About a thousand optical absorption features on the interstellar extinction curve popularly known as the Diffuse Interstellar Bands (DIBs) have been observed. The numbers are increasing every year, thanks to the improvement in telescope and spectroscopic technology. Ultra-high resolution spectroscopic observations and emission features corresponding to some of the DIBs suggest that, some if not all, of these features are due to large molecules. The strength of DIBs depend on the amount of reddening which is directly proportional to the amount of material present between the background star and the observer. Since, the strengths of the DIBs are not strongly correlated with each other, there must be several carriers. Time Dependent Density Functional Theory (TDDFT) calculations are useful in narrowing down molecular systems that may be further investigated in the laboratory.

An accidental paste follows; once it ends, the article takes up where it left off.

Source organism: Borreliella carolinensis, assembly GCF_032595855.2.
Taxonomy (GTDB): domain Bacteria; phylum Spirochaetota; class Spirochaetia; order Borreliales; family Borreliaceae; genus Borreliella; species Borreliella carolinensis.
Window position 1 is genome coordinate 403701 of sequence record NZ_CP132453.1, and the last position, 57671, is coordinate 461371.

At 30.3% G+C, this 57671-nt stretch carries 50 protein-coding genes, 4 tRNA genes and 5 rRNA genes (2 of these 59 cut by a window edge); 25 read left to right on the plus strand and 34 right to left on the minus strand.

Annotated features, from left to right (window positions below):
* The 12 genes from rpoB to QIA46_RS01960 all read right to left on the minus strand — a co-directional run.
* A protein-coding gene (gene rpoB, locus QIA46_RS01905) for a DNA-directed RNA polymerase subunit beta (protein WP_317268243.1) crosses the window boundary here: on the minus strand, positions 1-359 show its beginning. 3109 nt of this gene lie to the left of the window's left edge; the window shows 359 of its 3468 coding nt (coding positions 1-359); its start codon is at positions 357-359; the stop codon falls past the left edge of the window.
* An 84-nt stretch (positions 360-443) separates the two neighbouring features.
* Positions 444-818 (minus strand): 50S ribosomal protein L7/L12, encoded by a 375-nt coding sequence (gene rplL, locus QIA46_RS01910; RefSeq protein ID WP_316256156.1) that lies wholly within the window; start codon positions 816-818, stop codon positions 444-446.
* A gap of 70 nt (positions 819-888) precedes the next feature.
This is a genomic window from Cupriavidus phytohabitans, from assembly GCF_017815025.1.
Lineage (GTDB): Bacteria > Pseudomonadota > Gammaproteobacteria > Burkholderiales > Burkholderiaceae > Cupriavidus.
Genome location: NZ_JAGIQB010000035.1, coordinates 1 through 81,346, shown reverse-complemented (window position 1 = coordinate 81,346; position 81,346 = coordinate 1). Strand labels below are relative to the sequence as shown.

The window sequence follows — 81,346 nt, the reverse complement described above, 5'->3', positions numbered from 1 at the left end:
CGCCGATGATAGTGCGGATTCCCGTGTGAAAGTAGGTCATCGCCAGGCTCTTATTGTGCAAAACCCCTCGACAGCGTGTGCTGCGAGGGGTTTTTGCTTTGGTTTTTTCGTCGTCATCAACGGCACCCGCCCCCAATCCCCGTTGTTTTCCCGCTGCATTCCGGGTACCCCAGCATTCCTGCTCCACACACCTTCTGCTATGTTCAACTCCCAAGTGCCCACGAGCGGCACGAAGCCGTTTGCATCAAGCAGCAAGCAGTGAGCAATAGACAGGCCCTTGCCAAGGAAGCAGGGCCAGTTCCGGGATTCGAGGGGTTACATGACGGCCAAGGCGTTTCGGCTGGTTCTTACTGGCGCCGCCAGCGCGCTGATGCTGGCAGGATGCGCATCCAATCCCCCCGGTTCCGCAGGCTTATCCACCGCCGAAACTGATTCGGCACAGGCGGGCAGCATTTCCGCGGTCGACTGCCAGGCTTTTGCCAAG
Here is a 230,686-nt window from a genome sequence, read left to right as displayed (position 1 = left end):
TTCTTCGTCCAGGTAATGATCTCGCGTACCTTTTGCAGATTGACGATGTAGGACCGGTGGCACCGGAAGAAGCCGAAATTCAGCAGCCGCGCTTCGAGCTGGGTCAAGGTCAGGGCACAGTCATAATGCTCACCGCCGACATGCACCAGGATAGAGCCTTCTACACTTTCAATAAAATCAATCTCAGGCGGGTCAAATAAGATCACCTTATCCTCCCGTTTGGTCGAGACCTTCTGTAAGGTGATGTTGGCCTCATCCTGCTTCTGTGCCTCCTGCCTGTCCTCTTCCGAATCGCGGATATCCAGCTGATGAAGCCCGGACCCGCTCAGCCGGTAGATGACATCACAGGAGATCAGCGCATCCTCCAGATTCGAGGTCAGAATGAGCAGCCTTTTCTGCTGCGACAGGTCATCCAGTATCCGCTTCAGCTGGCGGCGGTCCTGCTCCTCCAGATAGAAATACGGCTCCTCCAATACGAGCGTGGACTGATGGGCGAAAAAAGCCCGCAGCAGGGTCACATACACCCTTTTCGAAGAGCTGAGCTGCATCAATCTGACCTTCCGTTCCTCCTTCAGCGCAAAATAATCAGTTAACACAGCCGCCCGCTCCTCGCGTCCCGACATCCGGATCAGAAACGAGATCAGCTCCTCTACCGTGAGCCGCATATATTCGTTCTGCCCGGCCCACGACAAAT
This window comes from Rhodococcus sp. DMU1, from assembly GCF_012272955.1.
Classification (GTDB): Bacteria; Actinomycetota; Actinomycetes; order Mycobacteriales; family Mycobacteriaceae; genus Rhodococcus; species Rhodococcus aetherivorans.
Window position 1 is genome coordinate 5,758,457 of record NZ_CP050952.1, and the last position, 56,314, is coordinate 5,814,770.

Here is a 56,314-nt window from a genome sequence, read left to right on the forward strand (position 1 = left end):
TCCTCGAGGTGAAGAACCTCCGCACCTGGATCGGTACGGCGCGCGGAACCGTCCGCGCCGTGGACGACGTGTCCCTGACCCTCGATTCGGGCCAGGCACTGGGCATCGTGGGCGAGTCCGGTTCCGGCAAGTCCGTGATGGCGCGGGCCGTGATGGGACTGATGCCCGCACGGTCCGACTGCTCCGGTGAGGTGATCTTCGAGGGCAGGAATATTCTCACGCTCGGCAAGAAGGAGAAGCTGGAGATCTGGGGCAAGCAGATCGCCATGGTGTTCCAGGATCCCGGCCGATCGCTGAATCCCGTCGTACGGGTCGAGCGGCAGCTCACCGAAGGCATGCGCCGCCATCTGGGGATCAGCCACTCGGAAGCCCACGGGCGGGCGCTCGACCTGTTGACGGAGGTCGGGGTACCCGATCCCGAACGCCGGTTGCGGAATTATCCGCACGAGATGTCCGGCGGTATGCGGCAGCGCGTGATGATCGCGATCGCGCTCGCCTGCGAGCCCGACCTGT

The observations of the unidentified infrared (UIR) bands point towards the widespread presence of Polycyclic Aromatic Hydrocarbon (PAH) molecules. Though, not a single PAH has been discovered in interstellar space, these are the largest molecules suspected to be present. PAHs are stable towards energetic environment prevailing under interstellar conditions rendering these molecules to be good candidates as DIB carriers. We report TDDFT calculations to predict electronic transitions of neutral, protonated-deuteronated and PAHs with five member rings with various sites of protonation and deuteronation. Compared to their neutral forms, these charged isoelectronic forms of PAHs are predicted to have active transitions in the visible region, which means they are suitable candidates as carriers for some of the DIBs and laboratory studies are warranted for these systems.